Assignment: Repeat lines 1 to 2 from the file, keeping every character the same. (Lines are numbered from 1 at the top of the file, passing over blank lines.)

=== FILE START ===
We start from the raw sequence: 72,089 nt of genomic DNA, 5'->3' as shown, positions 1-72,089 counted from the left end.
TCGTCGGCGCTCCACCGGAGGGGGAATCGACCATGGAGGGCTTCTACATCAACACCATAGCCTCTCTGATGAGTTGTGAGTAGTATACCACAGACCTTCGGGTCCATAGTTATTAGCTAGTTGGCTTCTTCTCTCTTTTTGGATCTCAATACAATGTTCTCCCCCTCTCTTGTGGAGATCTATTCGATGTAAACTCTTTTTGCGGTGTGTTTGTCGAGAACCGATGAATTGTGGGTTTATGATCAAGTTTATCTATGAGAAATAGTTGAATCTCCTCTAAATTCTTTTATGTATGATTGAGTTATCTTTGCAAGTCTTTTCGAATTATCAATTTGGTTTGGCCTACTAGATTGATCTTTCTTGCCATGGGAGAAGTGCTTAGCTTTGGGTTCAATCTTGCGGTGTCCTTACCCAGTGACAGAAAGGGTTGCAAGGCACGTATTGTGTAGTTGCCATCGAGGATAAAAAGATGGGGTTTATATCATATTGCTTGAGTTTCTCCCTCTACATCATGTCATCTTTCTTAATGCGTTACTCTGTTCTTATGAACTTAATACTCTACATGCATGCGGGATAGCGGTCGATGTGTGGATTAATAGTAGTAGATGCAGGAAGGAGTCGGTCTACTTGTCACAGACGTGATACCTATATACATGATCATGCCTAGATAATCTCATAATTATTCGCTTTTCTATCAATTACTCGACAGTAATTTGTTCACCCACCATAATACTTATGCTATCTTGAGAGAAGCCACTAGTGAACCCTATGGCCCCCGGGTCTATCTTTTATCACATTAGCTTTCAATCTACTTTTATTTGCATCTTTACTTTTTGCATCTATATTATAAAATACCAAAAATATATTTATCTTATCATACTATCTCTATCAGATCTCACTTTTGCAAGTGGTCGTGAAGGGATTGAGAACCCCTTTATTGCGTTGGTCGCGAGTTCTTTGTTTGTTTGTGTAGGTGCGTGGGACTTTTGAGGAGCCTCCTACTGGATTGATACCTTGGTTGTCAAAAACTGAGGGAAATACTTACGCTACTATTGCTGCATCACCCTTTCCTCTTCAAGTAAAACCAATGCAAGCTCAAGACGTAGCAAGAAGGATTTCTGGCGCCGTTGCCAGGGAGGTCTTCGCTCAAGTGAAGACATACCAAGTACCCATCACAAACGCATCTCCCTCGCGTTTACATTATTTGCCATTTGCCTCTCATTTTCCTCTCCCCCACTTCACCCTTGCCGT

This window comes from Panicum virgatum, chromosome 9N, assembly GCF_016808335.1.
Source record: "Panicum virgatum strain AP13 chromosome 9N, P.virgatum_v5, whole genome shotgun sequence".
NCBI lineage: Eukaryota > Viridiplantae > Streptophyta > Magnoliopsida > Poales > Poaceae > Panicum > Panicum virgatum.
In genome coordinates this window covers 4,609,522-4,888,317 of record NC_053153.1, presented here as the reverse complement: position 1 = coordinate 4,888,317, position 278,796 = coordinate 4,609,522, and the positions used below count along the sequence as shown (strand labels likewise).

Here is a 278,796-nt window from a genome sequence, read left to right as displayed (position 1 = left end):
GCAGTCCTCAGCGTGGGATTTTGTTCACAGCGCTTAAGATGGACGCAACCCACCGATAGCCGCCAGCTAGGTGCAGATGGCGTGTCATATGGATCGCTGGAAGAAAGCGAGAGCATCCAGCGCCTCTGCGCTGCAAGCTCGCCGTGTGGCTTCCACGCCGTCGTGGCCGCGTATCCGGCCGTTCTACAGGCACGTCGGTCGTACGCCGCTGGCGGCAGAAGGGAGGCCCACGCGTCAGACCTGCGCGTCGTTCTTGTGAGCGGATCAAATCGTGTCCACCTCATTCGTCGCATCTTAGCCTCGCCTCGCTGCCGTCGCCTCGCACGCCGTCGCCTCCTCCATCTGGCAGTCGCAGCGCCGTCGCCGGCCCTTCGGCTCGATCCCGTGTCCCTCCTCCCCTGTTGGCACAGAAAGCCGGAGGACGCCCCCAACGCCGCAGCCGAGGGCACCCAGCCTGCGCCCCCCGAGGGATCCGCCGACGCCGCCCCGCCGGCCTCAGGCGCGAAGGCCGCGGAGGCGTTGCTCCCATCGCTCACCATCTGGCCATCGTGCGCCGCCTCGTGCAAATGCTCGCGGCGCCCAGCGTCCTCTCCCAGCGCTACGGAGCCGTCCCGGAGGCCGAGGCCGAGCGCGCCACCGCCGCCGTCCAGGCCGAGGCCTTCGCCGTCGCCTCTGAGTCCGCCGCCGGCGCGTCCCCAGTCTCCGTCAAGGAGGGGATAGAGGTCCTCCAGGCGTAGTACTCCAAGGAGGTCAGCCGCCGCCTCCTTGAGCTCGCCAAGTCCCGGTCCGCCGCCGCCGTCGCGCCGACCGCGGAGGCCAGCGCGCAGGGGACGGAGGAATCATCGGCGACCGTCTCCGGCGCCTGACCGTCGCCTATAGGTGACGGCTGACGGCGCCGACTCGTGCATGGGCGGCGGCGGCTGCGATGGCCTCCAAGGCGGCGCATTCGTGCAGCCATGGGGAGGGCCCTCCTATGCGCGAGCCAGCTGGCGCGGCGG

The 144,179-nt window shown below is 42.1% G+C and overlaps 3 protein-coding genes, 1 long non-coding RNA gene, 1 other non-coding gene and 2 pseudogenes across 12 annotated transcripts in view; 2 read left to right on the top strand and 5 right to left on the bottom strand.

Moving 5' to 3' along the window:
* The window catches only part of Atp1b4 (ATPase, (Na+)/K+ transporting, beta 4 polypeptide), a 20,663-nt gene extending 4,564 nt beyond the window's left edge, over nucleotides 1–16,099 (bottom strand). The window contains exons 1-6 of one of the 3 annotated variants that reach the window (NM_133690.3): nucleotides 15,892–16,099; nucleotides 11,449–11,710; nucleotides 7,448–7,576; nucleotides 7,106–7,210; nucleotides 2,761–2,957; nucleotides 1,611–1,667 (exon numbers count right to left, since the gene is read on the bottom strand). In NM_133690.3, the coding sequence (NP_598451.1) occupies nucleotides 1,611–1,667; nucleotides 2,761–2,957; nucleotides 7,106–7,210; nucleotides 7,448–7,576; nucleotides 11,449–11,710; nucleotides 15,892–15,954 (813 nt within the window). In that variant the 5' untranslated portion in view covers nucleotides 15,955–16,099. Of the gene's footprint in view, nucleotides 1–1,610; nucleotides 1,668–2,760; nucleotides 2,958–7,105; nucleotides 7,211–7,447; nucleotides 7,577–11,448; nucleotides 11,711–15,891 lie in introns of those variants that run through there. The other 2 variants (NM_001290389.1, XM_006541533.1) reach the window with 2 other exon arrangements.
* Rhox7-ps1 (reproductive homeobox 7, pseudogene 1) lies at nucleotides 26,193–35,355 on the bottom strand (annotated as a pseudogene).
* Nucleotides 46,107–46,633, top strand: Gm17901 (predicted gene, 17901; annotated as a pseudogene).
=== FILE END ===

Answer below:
We start from the raw sequence: 72,089 nt of genomic DNA, 5'->3' as shown, positions 1-72,089 counted from the left end.
TCGTCGGCGCTCCACCGGAGGGGGAATCGACCATGGAGGGCTTCTACATCAACACCATAGCCTCTCTGATGAGTTGTGAGTAGTATACCACAGACCTTCGGGTCCATAGTTATTAGCTAGTTGGCTTCTTCTCTCTTTTTGGATCTCAATACAATGTTCTCCCCCTCTCTTGTGGAGATCTATTCGATGTAAACTCTTTTTGCGGTGTGTTTGTCGAGAACCGATGAATTGTGGGTTTATGATCAAGTTTATCTATGAGAAATAGTTGAATCTCCTCTAAATTCTTTTATGTATGATTGAGTTATCTTTGCAAGTCTTTTCGAATTATCAATTTGGTTTGGCCTACTAGATTGATCTTTCTTGCCATGGGAGAAGTGCTTAGCTTTGGGTTCAATCTTGCGGTGTCCTTACCCAGTGACAGAAAGGGTTGCAAGGCACGTATTGTGTAGTTGCCATCGAGGATAAAAAGATGGGGTTTATATCATATTGCTTGAGTTTCTCCCTCTACATCATGTCATCTTTCTTAATGCGTTACTCTGTTCTTATGAACTTAATACTCTACATGCATGCGGGATAGCGGTCGATGTGTGGATTAATAGTAGTAGATGCAGGAAGGAGTCGGTCTACTTGTCACAGACGTGATACCTATATACATGATCATGCCTAGATAATCTCATAATTATTCGCTTTTCTATCAATTACTCGACAGTAATTTGTTCACCCACCATAATACTTATGCTATCTTGAGAGAAGCCACTAGTGAACCCTATGGCCCCCGGGTCTATCTTTTATCACATTAGCTTTCAATCTACTTTTATTTGCATCTTTACTTTTTGCATCTATATTATAAAATACCAAAAATATATTTATCTTATCATACTATCTCTATCAGATCTCACTTTTGCAAGTGGTCGTGAAGGGATTGAGAACCCCTTTATTGCGTTGGTCGCGAGTTCTTTGTTTGTTTGTGTAGGTGCGTGGGACTTTTGAGGAGCCTCCTACTGGATTGATACCTTGGTTGTCAAAAACTGAGGGAAATACTTACGCTACTATTGCTGCATCACCCTTTCCTCTTCAAGTAAAACCAATGCAAGCTCAAGACGTAGCAAGAAGGATTTCTGGCGCCGTTGCCAGGGAGGTCTTCGCTCAAGTGAAGACATACCAAGTACCCATCACAAACGCATCTCCCTCGCGTTTACATTATTTGCCATTTGCCTCTCATTTTCCTCTCCCCCACTTCACCCTTGCCGT